Britain 'concerned' by reports HK consulate employee detained in China

Beijing has repeatedly warned Britain, the former colonial ruler of Hong Kong, against "interference" in the city's protests

Britain's Foreign Office said Tuesday it was "extremely concerned" by reports that a Hong Kong consulate employee had been detained by mainland Chinese authorities on his way back to the city.

The Hong Kong consulate refused to confirm the man's name or further details of the apparent incident and a Chinese official said he was "not aware" of the situation.

But a report in local news outlet HK01 said the consulate employee had failed to return after travelling to Shenzhen in Guangdong province, an hour outside Hong Kong, for a one-day business meeting on August 8.

"We are extremely concerned by reports that a member of our team has been detained returning to Hong Kong from Shenzhen," a Foreign and Commonwealth Office spokesperson said in a statement.

"We are providing support to his family and seeking further information from authorities in Guangdong Province and Hong Kong," it added.

Hong Kong police confirmed they had opened a missing person's case on August 9.

"So far we have not received any notification from mainland authorities," of his possible detention in China, spokesman senior superintendent Kong Wing-cheung told reporters.

Chinese foreign ministry spokesman Geng Shuang said: "I am not aware of the relevant situation."

- Weeks of rallies -

The incident comes as the financial hub faces its worst political crisis in decades.

Pro-democracy protesters have staged weeks of rallies that have often descended into violent clashes with police.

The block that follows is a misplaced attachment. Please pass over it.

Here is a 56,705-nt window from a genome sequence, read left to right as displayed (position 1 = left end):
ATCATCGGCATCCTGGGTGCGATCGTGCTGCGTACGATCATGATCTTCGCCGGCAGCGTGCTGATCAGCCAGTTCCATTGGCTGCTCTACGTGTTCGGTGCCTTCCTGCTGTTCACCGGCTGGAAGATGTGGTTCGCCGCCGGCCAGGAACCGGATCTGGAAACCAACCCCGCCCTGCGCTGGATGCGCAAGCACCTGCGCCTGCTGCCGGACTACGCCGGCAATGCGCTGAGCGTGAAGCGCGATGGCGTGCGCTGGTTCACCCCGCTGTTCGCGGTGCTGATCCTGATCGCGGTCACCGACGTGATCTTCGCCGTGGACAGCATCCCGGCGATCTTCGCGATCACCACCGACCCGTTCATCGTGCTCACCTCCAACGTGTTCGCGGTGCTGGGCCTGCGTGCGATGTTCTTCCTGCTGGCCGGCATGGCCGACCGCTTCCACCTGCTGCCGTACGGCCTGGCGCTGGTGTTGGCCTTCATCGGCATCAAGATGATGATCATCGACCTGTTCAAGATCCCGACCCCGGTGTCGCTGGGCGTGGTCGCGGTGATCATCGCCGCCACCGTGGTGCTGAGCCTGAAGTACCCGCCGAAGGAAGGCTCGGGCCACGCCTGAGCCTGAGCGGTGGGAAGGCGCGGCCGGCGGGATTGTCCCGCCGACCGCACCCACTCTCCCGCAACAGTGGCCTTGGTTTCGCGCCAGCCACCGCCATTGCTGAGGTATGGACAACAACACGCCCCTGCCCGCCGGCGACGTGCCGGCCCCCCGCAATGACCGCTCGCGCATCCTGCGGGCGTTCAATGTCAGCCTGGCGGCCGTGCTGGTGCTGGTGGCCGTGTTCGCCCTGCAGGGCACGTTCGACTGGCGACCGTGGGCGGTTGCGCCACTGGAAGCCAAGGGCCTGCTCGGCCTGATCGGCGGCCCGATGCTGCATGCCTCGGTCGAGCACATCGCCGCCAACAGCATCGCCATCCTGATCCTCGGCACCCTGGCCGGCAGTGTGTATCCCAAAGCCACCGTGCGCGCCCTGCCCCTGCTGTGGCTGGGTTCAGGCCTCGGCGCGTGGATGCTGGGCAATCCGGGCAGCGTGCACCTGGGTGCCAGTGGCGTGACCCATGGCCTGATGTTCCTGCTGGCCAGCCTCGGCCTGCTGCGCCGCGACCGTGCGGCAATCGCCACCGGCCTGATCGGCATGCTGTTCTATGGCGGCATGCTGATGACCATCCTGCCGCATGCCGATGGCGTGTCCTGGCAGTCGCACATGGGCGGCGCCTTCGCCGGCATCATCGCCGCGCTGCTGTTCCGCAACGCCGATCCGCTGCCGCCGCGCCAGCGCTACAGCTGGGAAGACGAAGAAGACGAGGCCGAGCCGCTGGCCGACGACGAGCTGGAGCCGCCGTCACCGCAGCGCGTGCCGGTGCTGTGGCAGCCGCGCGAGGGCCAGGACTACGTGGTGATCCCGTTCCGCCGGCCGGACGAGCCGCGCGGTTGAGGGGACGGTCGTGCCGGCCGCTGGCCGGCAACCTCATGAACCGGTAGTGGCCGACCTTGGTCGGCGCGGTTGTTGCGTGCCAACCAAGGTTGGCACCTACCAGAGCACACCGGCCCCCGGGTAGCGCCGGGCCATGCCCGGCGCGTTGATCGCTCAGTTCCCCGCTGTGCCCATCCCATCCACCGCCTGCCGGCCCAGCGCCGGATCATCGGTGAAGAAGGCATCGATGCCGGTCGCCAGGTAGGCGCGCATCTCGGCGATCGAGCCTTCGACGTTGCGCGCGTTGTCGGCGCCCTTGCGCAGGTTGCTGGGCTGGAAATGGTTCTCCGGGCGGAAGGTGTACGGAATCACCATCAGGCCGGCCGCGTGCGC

Beijing has taken an increasingly hard line against the protests, which it sees as a direct challenge to its rule.

It has also repeatedly warned Britain -- the former colonial ruler of Hong Kong -- against "interference" in the protests, and relations between the two countries have been increasingly strained over the issue.

The demonstrations were triggered by a controversial extradition law but have broadened into a call for wider democratic reforms.

China had promised to respect the freedoms in the semi-autonomous territory after its handover from Britain in 1997.

Hong Kong enjoys liberties unseen on the mainland, including freedom of speech, unfettered access to the internet and an independent judiciary.

But the ongoing protests have raised fears of a Chinese crackdown.

Known for its high-tech market, the metropolis of Shenzhen sits behind China's "Great Firewall", which restricts access to news and information.

With Beijing attempting to shape the narrative of the unrest in Hong Kong, Chinese authorities have increased their inspections at the border, including checking the phones and devices of some passengers for photos of the protests.